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Re: Are these accessible tabs?


From: Jason Kiss
Date: Feb 28, 2011 5:33PM


In terms of the tabbed interface at uxmovement.com, some things I notice
are the following:

1. As a sighted user, I find it difficult to quickly, upon glancing at
it, determine the boundaries of the tabbed interface, that is, what
content is part of the associated tab's panel, and what is not. Perhaps
something like a simple border around the tab links and tab panel
content to visually contain them would help.

2. A screen reader will announce the tab links as same-page anchors. The
default behaviour expected for these is that clicking one of them will
move focus to the associated content on the page, but this doesn't
happen here. Instead, focus remains on the tab link that was selected.
This is a common issue with many tabbed interfaces. Since the tab links
simply show and hide content, it will not be clear to a screen reader
user that the content has changed; and because focus remains on the tab
link, the screen reader user will have to navigate down the page,
possibly through other tab links, to get to the newly visible content.
There is also no non-visual indication of which tab link is currently
selected, so it will not be immediately clear to a screen reader user
what tab link the current tab panel content relates to.

Dirk Ginader has a post describing some of these issues:

He also provides a good jQuery-based plugin for accessible tabs that you
may want to look at (https://github.com/ginader/Accessible-Tabs). Using
it would require some minor changes to the structure of your tabbed
interface content, but they would go a long way to making it accessible.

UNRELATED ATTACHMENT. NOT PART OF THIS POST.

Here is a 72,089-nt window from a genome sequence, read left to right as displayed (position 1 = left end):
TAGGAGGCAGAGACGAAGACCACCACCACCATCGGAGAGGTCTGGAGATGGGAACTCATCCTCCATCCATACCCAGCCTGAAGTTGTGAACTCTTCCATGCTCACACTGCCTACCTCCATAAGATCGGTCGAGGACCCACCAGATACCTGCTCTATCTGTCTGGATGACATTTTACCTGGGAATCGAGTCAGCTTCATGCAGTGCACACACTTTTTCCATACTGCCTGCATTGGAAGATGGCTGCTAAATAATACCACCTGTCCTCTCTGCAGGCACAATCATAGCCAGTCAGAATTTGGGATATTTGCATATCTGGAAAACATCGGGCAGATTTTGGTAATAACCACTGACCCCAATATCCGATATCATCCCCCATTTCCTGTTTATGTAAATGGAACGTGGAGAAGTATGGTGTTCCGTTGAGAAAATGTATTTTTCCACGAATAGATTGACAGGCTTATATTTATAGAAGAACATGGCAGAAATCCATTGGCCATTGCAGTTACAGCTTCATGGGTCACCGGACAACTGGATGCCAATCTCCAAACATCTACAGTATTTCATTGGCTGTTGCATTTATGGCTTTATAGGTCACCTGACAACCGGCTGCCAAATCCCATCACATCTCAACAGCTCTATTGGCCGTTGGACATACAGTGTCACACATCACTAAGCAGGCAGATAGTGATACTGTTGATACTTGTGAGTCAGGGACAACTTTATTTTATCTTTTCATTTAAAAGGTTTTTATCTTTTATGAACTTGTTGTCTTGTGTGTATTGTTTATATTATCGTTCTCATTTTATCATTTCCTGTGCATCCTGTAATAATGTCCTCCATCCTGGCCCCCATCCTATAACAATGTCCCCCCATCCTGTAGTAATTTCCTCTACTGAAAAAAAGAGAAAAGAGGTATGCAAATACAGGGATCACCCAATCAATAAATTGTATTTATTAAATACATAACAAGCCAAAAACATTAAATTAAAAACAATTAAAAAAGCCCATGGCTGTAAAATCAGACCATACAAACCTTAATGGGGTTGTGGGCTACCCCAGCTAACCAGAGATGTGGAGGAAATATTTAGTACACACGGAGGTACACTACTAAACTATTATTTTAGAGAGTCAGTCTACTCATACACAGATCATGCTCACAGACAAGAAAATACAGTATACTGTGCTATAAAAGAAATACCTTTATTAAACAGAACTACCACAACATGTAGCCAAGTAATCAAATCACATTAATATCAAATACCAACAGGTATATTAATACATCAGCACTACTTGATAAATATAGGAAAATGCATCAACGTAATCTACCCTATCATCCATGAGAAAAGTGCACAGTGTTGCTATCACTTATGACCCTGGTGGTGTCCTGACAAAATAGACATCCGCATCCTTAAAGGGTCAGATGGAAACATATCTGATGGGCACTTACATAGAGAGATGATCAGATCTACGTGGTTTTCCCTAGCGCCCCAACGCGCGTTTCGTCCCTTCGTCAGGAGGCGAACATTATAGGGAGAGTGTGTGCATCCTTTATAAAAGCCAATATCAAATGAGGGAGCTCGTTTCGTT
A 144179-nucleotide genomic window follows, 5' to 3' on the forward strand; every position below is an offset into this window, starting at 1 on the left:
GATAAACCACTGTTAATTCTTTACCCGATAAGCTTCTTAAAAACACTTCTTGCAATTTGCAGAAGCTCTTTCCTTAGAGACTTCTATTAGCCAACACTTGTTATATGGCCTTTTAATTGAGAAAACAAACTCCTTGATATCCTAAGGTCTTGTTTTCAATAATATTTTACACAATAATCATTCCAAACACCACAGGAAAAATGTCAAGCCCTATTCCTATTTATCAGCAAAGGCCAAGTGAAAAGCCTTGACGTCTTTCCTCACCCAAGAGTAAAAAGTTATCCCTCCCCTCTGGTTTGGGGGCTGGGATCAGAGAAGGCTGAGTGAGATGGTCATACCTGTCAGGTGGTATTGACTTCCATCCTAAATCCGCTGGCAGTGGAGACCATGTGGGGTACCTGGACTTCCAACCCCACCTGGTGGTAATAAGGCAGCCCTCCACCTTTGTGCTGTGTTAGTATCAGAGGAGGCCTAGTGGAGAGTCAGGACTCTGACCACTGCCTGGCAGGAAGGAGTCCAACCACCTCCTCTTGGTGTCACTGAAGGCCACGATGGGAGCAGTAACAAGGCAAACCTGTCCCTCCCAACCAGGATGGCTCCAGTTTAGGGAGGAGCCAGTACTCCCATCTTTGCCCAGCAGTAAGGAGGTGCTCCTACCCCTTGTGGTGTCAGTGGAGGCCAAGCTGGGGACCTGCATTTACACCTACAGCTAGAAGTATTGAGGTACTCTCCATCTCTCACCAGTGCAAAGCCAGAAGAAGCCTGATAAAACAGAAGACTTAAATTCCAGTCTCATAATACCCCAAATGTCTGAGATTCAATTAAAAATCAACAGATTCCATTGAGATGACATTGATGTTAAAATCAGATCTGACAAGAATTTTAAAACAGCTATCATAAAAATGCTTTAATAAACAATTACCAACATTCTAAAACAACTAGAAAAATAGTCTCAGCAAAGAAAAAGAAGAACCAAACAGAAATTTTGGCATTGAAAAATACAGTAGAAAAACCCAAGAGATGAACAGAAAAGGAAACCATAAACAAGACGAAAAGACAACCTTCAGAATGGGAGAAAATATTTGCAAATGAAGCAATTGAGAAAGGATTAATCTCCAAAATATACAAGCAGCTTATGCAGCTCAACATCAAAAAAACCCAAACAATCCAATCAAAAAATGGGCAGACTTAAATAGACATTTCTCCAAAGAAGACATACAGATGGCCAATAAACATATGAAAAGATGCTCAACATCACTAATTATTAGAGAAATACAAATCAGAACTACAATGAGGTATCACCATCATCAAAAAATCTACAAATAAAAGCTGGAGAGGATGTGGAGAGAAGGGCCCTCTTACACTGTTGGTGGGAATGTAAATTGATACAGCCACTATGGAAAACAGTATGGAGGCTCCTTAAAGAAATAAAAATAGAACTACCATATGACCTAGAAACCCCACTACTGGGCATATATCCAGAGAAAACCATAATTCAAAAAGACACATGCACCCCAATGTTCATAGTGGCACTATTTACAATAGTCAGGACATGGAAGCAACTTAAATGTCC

Notably, you would need to provide some heading text for each of the tab
panels, but this heading is positioned offscreen so that it need not
interfere with the presentation to sighted users, though it will still
be available to assistive technologies. The heading is important as
focus is programmatically moved to it when a tab link is clicked, thus
allowing screen reader users to start reading the content that they
think they just moved to by activating the tab link.

Ginader's plugin also allows you to add hidden text, e.g., "Current
Tab:", to the selected tab link so that screen reader users can readily
figure out which tab is currently selected.

Implementing WAI-ARIA is also another option, but support for it is
still fairly limited among many assistive technology and browser
combinations currently in use. So if you are looking to maximise the
tabs' accessibility to the most users, I suggest that something like
Ginader's plugin is your best bet.

Regarding the use of display:none, it is quite appropriate in this case
since the unselected tab panels are not supposed to be available at all.
If, for example, they were simply positioned offscreen, and they
contained focusable links, then a sighted keyboard user could easily get
confused since pressing the TAB key would set focus to those links, but
they would not be visible on the page. Similarly, a sighted screen
reader user might wonder where all the content of these hidden tab
panels is when it is being read by the screen reader. There's a related
article on this at

Hope this helps.


Jason Kiss
Web: www.accessibleculture.org
Twitter: @jkiss

On 01/03/11 11:52, Celeste Mackintosh wrote:
> Hi everyone,
> Can anyone help with a test or advice? They're here:
> http://uxmovement.com/
> (On the right hand side of the page)
> I think I'm quite confused about when display:none is an issue for
> screenreaders - these are focusable links, so would this be okay?
> (Newbie alert! :))
> Many thanks,
> Celeste